Treats to share at school or work for Thanksgiving celebrations
Thanksgiving week can mean celebrations in classrooms and workplaces. Treat contributions should be festive, small and easy to distribute. Everyone will appreciate grab and go snacks that allow more time for party activities.
Rice Krispies Treats
Rice Krispies Treats are probably one of the easiest things to make and loved by many. The cereal box always has the recipe, which includes only three ingredients: butter, marshmallows and Rice Krispies. The easiest way to make them is with mini marshmallows and using parchment paper to flatten the gooey mixture in a pan.
To kick it up a notch for Thanksgiving, add red, orange, yellow and gold sprinkles on top, just after flattening and while still slightly warm. Allow it to cool completely, then cut into as many squares as desired. (I cut 24 squares- 6 across, 4 down.) For easier cuts, cover your knife blade with Crisco.
For easier distribution, prepare each treat with its own piece of parchment paper in a container on on a plate, instead of just bringing the pre-cut slab in a pan. The parchment paper will prevent the squares from sticking to each other.
Mini Pumpkin Pies
Pies are a popular Thanksgiving dessert. But, cutting a slice can be time consuming and messy, and sometimes slices are cut so there isn't enough for everyone.
Solve those problems with mini pumpkin pies. Actually, just about any pie can be made into mini form. Simply make the filling as usual, and just cut larger fruits into smaller sizes.
If you don't have one, get a mini muffin pan. Then, after rolling out your crust dough, use a small circle (or scalloped circle) cookie cutter to create crusts the right size for the pan. Press each crust in the pan and finish preparation as usual.
Keep an eye on the pies as they cook- it shouldn't take as long to cook mini pies as it does one regular pie. (I cooked mine for 10 minutes at 425 degrees, then another 35 minutes at 350 degrees.)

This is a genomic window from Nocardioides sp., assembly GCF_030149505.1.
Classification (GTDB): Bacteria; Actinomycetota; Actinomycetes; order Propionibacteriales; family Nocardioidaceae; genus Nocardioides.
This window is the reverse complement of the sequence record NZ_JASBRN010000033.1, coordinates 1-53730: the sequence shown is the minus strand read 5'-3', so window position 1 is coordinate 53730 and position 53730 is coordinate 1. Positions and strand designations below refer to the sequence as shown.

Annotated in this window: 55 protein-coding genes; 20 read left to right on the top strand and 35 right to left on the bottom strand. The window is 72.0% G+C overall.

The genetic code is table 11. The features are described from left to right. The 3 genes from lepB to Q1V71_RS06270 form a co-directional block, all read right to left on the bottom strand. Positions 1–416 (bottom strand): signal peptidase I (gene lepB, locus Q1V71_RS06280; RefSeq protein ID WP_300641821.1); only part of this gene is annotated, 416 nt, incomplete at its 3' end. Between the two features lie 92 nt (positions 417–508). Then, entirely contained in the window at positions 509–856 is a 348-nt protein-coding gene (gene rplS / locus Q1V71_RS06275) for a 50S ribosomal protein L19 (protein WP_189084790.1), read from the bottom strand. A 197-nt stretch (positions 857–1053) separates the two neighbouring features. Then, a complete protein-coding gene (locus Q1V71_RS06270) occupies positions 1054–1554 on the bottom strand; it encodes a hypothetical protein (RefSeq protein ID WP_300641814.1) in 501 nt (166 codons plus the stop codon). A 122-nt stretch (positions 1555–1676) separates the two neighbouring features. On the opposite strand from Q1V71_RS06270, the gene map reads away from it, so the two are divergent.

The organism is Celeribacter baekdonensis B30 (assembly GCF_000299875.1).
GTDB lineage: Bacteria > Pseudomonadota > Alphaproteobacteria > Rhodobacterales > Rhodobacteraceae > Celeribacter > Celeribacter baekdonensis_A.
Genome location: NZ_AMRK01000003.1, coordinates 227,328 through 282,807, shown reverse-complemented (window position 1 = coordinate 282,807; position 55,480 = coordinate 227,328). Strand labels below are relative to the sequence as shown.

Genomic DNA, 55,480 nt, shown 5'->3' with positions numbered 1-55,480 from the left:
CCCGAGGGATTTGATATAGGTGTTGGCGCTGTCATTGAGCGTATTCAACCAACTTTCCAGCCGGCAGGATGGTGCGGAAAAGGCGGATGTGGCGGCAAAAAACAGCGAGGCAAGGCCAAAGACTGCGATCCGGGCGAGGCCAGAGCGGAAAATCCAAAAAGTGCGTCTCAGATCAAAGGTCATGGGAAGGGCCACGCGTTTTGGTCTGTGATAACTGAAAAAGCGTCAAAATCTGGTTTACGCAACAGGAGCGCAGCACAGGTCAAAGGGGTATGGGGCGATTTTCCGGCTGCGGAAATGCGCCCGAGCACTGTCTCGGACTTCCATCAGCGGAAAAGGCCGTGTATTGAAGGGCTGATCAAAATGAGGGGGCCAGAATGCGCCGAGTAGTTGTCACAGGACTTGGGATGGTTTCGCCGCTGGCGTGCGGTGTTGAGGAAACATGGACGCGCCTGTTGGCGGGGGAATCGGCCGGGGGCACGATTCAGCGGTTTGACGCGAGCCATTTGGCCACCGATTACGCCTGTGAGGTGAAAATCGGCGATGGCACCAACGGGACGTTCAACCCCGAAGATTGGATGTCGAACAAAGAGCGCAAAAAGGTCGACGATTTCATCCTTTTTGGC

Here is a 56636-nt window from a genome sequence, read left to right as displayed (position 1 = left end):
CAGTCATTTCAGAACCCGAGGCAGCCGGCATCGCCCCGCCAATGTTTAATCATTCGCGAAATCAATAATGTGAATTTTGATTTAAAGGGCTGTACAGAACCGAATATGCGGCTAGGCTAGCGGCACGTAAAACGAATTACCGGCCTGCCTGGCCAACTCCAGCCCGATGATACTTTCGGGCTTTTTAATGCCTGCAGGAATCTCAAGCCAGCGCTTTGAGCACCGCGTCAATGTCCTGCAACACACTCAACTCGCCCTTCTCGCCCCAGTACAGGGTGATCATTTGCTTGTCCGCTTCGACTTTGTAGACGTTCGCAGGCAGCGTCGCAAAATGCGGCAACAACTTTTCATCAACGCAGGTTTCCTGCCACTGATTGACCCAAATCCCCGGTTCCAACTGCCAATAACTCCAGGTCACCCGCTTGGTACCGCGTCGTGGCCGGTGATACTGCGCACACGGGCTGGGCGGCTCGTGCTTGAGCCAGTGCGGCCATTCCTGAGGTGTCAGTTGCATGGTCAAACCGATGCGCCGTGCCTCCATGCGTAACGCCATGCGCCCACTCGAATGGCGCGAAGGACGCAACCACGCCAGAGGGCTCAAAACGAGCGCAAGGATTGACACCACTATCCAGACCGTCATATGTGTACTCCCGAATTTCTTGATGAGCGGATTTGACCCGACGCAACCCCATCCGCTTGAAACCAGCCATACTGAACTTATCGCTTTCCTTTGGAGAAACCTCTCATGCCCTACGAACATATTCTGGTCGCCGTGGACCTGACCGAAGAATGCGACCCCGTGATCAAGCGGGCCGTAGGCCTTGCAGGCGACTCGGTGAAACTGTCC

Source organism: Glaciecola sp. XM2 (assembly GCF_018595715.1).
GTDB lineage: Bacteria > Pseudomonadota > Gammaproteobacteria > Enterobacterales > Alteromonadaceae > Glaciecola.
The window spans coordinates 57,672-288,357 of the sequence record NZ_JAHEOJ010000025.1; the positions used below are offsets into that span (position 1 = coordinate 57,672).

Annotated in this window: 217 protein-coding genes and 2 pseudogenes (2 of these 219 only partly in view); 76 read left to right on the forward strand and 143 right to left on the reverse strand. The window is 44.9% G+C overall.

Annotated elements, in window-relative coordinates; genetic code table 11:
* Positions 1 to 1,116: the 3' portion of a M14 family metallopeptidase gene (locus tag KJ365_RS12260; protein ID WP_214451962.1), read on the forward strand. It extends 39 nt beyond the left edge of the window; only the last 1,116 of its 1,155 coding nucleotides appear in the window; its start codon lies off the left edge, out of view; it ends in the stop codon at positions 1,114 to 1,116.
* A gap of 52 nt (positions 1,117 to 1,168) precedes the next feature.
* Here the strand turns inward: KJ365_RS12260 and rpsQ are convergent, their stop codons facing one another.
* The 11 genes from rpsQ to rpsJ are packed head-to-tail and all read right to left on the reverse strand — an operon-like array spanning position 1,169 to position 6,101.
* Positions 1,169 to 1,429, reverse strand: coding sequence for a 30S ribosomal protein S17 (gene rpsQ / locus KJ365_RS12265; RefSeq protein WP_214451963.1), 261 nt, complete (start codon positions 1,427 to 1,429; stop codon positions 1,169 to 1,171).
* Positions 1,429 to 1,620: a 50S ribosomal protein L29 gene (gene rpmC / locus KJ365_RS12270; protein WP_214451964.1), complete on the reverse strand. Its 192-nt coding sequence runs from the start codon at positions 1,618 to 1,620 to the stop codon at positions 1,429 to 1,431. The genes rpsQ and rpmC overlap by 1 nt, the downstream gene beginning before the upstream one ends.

A Thanksgiving meal isn't complete without turkey. To bring turkey to your celebration in its easiest form, just bring meatballs.
If you cannot find frozen turkey meatballs, make your own with ground turkey, bread crumbs, eggs, milk, Parmesan cheese and whatever spices or other fillings you prefer. Use a cookie scoop to form perfect bite-size balls, then cook in the oven for about 15 minutes at 400 degrees.
Serve in a little sauce or gravy (or provide both for varying tastes), with either toothpicks or plastic forks available for each ball.
Turkey can also come in the form of pre-made sandwiches. While the local grocery may offer a platter of the sandwiches, it's much less expensive to make the sandwiches at home. For the average classroom, you would only need to make about the same amount of sandwiches you make per week for your child.
Keep them simple, maybe just one extra topping, then cut the sandwiches into fours. So the sandwiches stay together, keep each quarter secure with a visible toothpick.
Cookies are always a simple snack, and sugar cookies can be cut into whatever shape best suits the occasion. Keep it simple with sprinkles spread on top before cooking.
With a little more effort, you can even make your own icing. Add spoonfuls of apple cider to powdered sugar until the mix reaches the preferred consistency for icing. Add a drop of food coloring for the color desired, or add sprinkles.
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